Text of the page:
NGA selects six states for election cybersecurity policy academy

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The National Governors Association announced Wednesday the six states that will participate in the organization’s latest cybersecurity policy academy.

Officials from Arizona, Hawaii, Idaho, Minnesota, Nevada and Virginia will spend the next six months studying election security to come up with plans and practices to protect the integrity of their voting systems ahead of the 2020 presidential election.

The NGA has convened the cybersecurity policy academies, which are run by the group’s Homeland Security and Public Safety division, since 2016. Last year’s program — which included Indiana, North Carolina, West Virginia and Wisconsin — focused broadly on IT security, ultimately producing a set of recommendations for greater collaboration between state and local governments.

The 2019 academy will focus more closely on issues related to election security, from building protections around voter registration databases to developing better communications between agencies. Participants will include governors’ office staffers, election directors and statewide cabinet agencies, the NGA said.

Elections jumped to the top of states’ cybersecurity concerns following the 2016 presidential election when it became known that hackers working for the Russian government had waged massive social-media disinformation campaigns and also attempted to access voter files in at least 21 states. Those threats led to federal officials in early 2017 to declare election systems a part of the United States’ critical infrastructure, clearing the way for greater cooperation between the Department of Homeland Security and state and local election officials, and the creation of groups like the Election Infrastructure Information Sharing and Analysis Center.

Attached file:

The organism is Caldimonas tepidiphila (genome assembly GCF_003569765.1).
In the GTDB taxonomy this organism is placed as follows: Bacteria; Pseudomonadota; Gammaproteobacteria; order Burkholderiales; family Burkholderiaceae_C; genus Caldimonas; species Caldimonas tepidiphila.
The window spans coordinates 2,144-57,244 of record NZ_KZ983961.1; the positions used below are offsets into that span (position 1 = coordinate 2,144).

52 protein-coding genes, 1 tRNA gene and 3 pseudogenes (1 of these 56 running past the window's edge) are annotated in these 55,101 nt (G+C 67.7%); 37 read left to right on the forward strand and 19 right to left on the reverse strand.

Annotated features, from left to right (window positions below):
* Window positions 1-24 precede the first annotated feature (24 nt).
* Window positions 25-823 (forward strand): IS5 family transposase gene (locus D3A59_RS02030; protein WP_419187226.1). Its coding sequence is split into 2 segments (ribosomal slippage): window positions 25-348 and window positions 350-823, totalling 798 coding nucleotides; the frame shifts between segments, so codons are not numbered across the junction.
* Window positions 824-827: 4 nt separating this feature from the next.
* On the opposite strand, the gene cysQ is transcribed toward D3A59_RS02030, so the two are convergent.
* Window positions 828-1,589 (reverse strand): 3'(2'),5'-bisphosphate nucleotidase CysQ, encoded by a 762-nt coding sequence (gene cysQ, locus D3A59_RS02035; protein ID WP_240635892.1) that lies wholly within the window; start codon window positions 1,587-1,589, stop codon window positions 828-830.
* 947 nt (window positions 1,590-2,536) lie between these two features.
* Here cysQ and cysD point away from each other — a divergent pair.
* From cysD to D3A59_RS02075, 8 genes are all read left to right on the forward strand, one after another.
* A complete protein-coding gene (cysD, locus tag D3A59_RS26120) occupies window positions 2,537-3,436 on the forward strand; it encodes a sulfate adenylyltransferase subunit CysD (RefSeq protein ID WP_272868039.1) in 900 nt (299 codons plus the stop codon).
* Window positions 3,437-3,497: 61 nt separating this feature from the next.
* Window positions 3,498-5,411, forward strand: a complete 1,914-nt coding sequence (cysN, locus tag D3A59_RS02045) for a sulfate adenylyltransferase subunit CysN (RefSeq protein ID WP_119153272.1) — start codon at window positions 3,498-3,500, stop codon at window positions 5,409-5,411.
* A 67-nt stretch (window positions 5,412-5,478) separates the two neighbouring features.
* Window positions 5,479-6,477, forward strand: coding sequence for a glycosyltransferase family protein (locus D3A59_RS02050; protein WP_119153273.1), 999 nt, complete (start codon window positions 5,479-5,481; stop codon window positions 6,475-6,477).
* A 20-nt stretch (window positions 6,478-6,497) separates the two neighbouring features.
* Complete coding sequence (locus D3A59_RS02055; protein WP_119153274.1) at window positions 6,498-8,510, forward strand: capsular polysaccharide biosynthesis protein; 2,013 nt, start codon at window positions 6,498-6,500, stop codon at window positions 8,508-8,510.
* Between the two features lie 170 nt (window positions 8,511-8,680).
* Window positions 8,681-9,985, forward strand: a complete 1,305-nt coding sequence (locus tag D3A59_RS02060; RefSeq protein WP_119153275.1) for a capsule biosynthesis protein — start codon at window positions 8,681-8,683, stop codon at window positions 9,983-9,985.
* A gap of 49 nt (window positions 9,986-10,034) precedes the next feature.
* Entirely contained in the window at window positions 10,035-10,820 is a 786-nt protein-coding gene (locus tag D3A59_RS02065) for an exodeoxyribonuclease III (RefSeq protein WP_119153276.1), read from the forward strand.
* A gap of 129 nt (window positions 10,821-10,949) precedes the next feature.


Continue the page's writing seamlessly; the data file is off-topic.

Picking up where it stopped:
Additional details about cyberattacks against states’ election systems in 2016 continue to drip out three years later. Florida Gov. Ron DeSantis disclosed last month that Russian hackers penetrated election officials’ files in two Florida counties in 2016, prompting him to order a statewide review of election cybersecurity. And an election-technology vendor employed by Durham County, North Carolina, was found on Wednesday to have used remote-access software on the eve of the 2016 election that could’ve been exploited by hackers. No evidence has surfaced in either state that these incidents led to manipulations of actual vote totals, however.

The NGA says the six states in the new policy academy were “competitively selected,” though the organization did not say how many applied.

The organization also held a cybersecurity conference last month in Shreveport, Louisiana, that brought in chief information officers, chief information security officers and emergency management officials from all 50 states. During a session on election security, officials from several states talked about how 2016 nudged them to rethink how they protect the technology they use to conduct elections and the integrity of the ballots they collect. New Jersey elections chief Robert Giles, for instance, said his team delayed a new online voter registration system that was set to launch in 2017 after early assessments revealed vulnerabilities. The state will launch a revised, more-secure version in August, he said.

The election cybersecurity policy academy will run from June through December. Along with the NGA, the program is supported by the University of Southern California, the National Association of Secretaries of State, and the National Association of State Election Directors. It also receives financial support from the Democracy Fund, a foundation created by eBay founder and the Intercept publisher Pierre Omidyar.

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Arizona, Cybersecurity, election security, Hawaii, Idaho, Minnesota, National Governors Association, Nevada, Virginia
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